Polyester: A thermosetting resin formed by polymerization. Used widely in making fibers, plastics and coatings .

Polymerization: A chemical reaction in which small molecules combine to form larger molecules.

Polyurethane: (see urethane).

Porosity: The ability to be permeated by liquid or air. The degree of a coatings continuity and integrity.

Pot-Life: The time which a liquid material is usable after the mixing of reactive components.

Prime Coat: The first coat on a substrate .

Primer: Material used for the prime coat; usually a rust-inhibitive for metal or sealer for untreated wood surfaces .

Red Label: Flammable of explosive materials with flash points below 80°F, (26.7°C).

Reduce: To decrease the consistency of a product by the addition of a thinner such as mineral spirits or linseed oil.

Reflectance: The degree of light reflection .

Resin: A natural or synthetic material contained in varnishes, lacquers and paints which forms the coatings film.

Ropiness: A stickiness in some paints that results in an irregular pile up of film, giving the appearance of rope. In the Western States only, this same term applies to a film having poor flow or showing brush marks.

Runs: Irregularities in the application of paint caused by too much paint on the brush or not brushing out the paint adequately .

Rust: The formation of iron oxide. A result of the corrosion of iron or steel.

Sagging: A term to describe the running of paint when too much is applied to a hot surface. May be caused by adding too much paint thinner to the paint before application.

Saponification: The process of oil or fat turning to soap when in contact with an alkali .

Satin Finish: Refers to decorative paints, usually between a semi-gloss and a flat.

Scaling: An indication of paint failure where moisture enters the cracks in the paint film destroys its adhesive property and results in the breaking or scaling of paint. Also a term to describe the cobwebb appearance of varnish when the top coat has been rubbed through.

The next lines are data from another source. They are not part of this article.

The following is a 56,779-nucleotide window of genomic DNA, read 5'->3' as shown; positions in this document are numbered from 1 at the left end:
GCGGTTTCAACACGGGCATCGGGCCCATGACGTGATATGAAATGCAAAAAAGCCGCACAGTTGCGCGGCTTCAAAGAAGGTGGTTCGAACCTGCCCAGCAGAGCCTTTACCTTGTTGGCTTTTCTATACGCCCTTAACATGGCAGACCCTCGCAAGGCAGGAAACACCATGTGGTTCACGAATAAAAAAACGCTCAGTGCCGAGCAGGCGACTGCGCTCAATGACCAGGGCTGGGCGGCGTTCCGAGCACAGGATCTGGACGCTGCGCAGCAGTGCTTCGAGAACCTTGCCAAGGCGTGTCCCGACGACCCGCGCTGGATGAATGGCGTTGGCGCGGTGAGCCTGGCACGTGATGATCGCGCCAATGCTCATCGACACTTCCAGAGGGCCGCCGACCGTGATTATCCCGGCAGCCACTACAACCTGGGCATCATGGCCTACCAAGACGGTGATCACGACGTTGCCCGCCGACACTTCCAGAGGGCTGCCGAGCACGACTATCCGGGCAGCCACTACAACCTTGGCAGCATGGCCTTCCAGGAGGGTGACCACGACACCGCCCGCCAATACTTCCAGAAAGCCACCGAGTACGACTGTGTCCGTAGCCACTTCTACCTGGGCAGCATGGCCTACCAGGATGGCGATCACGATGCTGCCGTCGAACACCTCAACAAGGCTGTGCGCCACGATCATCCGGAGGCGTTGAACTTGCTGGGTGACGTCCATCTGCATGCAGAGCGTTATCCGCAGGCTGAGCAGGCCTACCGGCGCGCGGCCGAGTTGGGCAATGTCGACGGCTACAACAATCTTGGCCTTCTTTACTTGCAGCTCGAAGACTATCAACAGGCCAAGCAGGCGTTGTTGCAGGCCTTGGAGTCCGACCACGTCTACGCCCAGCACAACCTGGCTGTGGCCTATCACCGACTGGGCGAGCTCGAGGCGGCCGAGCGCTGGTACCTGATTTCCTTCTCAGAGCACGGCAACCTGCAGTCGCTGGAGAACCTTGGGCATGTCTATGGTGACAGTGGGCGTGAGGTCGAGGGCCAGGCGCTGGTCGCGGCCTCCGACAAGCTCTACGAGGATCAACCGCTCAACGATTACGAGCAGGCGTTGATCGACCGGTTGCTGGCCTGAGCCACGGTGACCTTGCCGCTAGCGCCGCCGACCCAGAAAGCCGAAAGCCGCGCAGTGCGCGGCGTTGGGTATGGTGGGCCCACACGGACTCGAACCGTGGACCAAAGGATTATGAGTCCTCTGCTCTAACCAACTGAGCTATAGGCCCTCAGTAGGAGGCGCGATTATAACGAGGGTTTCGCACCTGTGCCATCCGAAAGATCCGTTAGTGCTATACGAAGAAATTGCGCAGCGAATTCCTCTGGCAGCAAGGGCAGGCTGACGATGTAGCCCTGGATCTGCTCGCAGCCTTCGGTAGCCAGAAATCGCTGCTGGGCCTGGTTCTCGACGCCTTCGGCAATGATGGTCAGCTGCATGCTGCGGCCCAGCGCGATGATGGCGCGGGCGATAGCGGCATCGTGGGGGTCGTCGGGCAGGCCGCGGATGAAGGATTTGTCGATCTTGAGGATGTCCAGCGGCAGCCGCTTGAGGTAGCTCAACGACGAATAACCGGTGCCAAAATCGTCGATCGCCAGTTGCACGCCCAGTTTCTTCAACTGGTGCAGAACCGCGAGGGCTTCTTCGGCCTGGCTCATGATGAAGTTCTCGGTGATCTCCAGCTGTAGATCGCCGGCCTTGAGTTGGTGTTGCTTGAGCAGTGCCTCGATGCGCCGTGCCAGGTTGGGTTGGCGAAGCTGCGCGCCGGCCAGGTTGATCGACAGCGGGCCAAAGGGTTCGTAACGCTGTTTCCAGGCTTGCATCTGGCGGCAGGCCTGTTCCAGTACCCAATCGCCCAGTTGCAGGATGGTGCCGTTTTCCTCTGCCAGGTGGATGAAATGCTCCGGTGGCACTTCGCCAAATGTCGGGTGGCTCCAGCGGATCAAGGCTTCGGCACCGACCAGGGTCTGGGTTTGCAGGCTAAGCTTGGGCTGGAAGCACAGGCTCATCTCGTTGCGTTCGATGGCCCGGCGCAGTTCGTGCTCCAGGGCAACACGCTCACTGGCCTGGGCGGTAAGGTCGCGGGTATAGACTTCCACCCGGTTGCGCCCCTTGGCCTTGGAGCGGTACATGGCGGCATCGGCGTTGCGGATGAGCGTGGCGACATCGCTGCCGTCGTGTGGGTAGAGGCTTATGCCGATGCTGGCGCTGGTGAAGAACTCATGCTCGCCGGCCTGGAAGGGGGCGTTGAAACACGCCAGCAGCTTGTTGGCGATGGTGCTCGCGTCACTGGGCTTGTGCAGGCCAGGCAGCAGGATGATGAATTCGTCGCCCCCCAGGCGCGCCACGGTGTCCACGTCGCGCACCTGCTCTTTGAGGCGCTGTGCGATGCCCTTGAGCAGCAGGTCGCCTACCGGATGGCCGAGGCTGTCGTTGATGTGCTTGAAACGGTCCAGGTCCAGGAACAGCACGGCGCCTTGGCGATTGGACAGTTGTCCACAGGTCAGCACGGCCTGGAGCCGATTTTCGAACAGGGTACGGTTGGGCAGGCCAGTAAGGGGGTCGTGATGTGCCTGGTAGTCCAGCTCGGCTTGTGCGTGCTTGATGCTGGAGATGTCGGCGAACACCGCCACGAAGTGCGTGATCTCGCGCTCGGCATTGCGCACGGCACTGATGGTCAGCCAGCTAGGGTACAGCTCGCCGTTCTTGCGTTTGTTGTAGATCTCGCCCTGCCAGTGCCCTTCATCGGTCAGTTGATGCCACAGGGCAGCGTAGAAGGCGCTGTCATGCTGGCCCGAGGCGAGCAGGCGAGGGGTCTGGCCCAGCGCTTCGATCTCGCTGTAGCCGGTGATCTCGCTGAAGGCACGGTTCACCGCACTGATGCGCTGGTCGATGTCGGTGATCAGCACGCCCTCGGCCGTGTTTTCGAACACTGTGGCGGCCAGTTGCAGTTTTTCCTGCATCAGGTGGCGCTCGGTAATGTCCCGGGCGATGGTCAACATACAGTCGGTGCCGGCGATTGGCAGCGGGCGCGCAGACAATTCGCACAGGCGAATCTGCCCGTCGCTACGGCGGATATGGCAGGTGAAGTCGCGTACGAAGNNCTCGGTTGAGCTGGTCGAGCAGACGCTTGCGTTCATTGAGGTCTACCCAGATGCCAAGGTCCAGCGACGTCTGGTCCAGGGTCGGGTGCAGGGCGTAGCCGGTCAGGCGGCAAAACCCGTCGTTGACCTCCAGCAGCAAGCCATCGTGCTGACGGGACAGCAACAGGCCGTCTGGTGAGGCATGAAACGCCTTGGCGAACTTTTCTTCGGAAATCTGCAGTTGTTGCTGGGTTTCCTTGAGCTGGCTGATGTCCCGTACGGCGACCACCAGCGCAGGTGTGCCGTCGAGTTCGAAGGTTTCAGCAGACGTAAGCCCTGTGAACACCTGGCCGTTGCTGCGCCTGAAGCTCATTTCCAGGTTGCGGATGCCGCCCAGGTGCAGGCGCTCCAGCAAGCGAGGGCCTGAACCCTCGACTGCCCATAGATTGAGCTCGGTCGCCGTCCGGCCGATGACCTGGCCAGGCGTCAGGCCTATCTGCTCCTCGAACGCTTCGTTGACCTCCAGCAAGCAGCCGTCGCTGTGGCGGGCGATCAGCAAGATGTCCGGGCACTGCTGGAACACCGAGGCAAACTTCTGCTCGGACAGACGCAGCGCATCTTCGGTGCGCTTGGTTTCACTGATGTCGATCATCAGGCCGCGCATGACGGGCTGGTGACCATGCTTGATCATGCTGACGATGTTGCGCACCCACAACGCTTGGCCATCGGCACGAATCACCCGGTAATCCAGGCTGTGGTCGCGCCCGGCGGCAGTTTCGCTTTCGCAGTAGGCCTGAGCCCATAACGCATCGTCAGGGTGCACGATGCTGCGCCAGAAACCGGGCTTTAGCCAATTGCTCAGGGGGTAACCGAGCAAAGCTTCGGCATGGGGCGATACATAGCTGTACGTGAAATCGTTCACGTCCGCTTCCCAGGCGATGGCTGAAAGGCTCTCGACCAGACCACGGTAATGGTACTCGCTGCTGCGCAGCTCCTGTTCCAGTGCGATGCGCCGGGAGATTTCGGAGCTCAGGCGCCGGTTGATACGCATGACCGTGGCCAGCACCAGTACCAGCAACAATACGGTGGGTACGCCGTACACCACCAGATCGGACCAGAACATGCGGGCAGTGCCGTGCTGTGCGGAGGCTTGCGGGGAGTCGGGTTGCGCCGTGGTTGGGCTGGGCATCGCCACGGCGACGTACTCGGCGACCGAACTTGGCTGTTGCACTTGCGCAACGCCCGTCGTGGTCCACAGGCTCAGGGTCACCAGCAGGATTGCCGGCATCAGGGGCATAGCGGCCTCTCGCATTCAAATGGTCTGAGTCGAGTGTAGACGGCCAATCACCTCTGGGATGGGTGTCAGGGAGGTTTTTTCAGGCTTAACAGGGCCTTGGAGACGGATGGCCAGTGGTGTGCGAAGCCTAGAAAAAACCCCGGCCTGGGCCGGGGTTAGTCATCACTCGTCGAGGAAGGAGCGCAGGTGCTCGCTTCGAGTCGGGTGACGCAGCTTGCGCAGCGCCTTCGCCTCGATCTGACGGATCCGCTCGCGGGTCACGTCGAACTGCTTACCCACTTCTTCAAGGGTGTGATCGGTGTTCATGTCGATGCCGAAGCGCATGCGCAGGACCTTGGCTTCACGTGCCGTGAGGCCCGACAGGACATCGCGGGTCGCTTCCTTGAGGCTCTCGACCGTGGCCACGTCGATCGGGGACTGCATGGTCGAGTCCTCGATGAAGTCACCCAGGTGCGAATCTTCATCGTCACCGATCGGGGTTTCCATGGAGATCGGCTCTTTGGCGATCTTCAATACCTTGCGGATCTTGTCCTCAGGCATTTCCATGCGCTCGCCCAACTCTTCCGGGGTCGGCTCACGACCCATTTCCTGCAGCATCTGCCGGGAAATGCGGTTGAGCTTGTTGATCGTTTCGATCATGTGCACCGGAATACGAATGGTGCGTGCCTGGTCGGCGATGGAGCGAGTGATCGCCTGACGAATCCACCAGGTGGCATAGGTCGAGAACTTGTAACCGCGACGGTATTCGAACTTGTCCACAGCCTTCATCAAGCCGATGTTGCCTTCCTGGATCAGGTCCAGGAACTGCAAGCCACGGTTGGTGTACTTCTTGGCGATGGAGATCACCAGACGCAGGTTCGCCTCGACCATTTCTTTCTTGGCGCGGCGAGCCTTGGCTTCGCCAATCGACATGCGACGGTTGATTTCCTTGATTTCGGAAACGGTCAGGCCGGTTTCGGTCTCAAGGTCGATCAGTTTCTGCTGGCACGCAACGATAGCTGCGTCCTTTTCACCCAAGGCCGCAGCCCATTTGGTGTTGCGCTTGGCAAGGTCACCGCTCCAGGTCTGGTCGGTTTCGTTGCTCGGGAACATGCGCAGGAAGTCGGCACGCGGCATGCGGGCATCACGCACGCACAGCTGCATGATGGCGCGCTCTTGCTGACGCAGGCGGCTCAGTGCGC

Scrubbability : The ability for paint to stand repeated scrubbing once the film has dried and seasoned .

Sealer: A thin liquid usually applied to wood, plaster, gypsum board or masonry to prepare the surface for painting.

Seeding: Aggregates of pigment or vehicle particles that show up as a "sandy" effect when the material is applied. Usually a result of a chemical reaction.

Shade: Gradations of color.

Shelf Life: The length of time a material may be stored and still be useable.

Shellac: A clear, paint-able liquid used as a sealer to prevent stains from bleeding into a new top coat.

Shop Coat: A coating applied to material in a fabricating shop before it is shipped for use.

Short Oil Varnish: A brittle varnish prepared by cooking a relatively small quantity of oil with resin. (less than 25 gallons of oil per 10 pounds of resin)

Silicone Resins: A group of film formers used in water-repellent and high­ temperature paints. Organo-Silicone Polymers.

Silking: A surface defect characterized by parallel hair-like striation in the coated film.

Skin: The film found on top of paint left in storage. Formed by air seeping through the container seal. Remove any skin before using.

Skips: Uncoated areas. Also see Holidays.

Solids: The non-volatile portion of paint.

Spackling Compound: A paint-able compound used for filling cracks and holes in the substrate.

Spalling: The cracking, breaking or splintering of materials, usually due to heat or freezing.

Spar Varnish: A varnish made for exterior surfaces.